“This experience was the norm for most of us who are dependent on private carers just to get by.   I thought to myself, surely there must be a better way of managing things and ideas started to form in my mind;  that the internet had become a powerful, mainstream means of communication pointed to the way forward.”   Katy studied the working of dating websites which were, after all, primarily designed to match people whose needs and expectations were compatible and, while not purloining anyone else’s intellectual property, she was able to develop a suitable model for her own purposes.   Initially, Katy rolled out this new service for herself and a number of other people whom she knew and who, like her, needed reliable carers, adding in a number of known individual carers who could deliver the care required.   A one-year pilot proved to be a success.  

“That’s how it all began,” Katy tells me, “and the PA Pool, now 11 years old, has grown and grown.   I now have around 5,000 members across the UK, all of whom need private carers, together with a pool of around 10,000 personal assistants or PA’s.”   Katy’s remarkable success in finding a very creative solution to address a very real and important problem has seen her shortlisted for a number of awards and, in 2012, she duly received the Association of Colleges Business Award.  

As the interview was conducted a week before the UK Government was due to trigger Article 50, signalling Great Britain’s official exit from the EU, our conversation inevitably touched upon how this might effect Katy’s business, given that just over a third of the PA’s registered with Katy’s pool are from the EU, and most of these from Eastern Europe.   Katy is in no doubt:  “Eastern European PA’s are consistently the most reliable people we have, with the best work ethic, so if a ‘Hard Brexit’ significantly restricts the movement of such workers into the UK, this will have a damaging effect on my business and its users, all of whom are reliant upon a steady supply of quality carers/personal assistants.   I am optimistic, however, and I very much hope that the government will recognise these issues and address them.”

Katy goes on:  “While the original purpose of my company was to secure quality carers for people with disabilities, who need personal assistance, it is increasingly the case that we are assisting the growing number of elderly people who want to live an independent life somewhat longer in their own homes;  they are starting to join the PA Pool and thereby connect with a network of carers in their own locality.   The looming crisis in the provision of personal care for the elderly is hardly ever out of the news, yet austerity governments have continued to cut funding to Local Authorities;  and yet these are the very bodies who are expected to meet the burgeoning costs associated with care services for the elderly.   This continuing increase in demand, set against shrinking resources, creates a dilemma for local councils that will not be easily resolved.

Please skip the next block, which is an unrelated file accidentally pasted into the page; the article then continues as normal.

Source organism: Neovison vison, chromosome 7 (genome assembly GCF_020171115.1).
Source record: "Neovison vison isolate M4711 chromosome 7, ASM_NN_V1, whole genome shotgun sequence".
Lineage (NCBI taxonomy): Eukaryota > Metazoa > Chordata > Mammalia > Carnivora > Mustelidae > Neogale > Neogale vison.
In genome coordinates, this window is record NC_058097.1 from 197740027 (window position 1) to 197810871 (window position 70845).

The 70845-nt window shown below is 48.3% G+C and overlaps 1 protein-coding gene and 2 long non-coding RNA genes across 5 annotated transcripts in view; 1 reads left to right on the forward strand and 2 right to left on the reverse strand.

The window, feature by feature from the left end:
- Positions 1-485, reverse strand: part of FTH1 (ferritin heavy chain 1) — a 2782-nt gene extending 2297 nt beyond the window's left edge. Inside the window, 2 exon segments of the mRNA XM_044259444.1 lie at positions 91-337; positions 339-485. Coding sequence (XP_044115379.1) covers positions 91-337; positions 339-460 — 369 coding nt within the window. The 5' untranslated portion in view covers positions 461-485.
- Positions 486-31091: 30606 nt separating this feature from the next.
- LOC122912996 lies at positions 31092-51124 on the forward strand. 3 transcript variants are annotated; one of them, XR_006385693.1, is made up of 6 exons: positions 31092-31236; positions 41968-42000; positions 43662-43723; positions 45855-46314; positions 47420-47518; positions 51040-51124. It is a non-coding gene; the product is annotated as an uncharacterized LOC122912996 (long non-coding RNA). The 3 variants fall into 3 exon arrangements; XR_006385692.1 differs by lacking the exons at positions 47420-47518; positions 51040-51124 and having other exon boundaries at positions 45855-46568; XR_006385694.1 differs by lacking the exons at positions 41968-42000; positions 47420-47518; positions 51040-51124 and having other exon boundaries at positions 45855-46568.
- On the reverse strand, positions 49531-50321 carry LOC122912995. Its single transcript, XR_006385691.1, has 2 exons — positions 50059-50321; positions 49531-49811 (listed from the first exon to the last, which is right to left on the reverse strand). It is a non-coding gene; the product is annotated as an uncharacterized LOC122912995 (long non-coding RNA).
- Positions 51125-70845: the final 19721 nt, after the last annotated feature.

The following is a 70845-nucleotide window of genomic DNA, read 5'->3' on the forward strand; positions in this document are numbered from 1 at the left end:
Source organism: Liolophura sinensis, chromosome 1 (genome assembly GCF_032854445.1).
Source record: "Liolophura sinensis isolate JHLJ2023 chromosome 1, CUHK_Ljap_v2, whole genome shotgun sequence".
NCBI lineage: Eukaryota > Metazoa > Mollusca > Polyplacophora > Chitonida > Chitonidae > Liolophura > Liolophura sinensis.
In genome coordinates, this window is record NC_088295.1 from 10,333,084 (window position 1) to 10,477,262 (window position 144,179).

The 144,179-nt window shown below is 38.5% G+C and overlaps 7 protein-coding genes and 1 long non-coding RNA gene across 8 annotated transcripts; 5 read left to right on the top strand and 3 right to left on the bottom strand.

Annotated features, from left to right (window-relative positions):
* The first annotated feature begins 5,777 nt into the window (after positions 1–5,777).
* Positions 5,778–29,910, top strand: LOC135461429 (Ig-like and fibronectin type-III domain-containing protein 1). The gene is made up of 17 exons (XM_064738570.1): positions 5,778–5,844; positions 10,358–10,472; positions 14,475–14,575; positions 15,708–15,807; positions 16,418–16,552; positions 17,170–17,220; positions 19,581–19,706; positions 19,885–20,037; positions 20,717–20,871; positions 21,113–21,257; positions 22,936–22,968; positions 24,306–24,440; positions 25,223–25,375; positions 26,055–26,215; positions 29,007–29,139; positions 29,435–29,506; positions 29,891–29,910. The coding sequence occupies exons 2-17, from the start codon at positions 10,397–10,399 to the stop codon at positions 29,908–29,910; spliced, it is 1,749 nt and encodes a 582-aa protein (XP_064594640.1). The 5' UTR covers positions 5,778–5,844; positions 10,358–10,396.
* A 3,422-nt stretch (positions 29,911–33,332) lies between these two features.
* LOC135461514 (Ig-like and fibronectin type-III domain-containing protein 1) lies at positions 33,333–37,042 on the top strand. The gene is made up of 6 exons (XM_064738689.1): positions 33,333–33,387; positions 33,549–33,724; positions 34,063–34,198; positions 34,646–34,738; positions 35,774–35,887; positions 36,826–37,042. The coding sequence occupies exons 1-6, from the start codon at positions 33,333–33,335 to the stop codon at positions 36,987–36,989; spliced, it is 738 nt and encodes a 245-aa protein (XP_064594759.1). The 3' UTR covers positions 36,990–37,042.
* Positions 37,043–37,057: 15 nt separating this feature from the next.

Katy’s business is now amongst thousands of businesses that are run from home, and this is a continuing trend.   While working from home can be seen as a very attractive proposition, home-workers do, of course, face a unique set of problems:  some people miss the structure of the workplace and, without constant pressure and frequent deadlines, may have difficulty in motivating themselves;  some find it difficult to draw a line between life and work, and end up working all the time;  some feel lonely and miss the stimulus of working with a team of other professionals;  and, while we are connected to the whole world though the internet, some solitary home-workers simply miss human contact and the camaraderie shared with other workers.   Katy has to face some of these issues herself but, because of her personal circumstances, she is never actually on her own.   “I have  a team of five regular PA’s,” she tells me, “people who make my independent life possible.   One of these PA’s always lives with me, so solitude is never an issue I have to face.”

Working from home and building her own business has been the logical choice for Katy but it is very gratifying to see how her business has benefitted thousands of others, all of whom have struggled in the past to secure adequate care, just as she did herself .

Long may PA Pool prosper.

Text edited: 28th March 2017  

Page modified: 22nd April 2019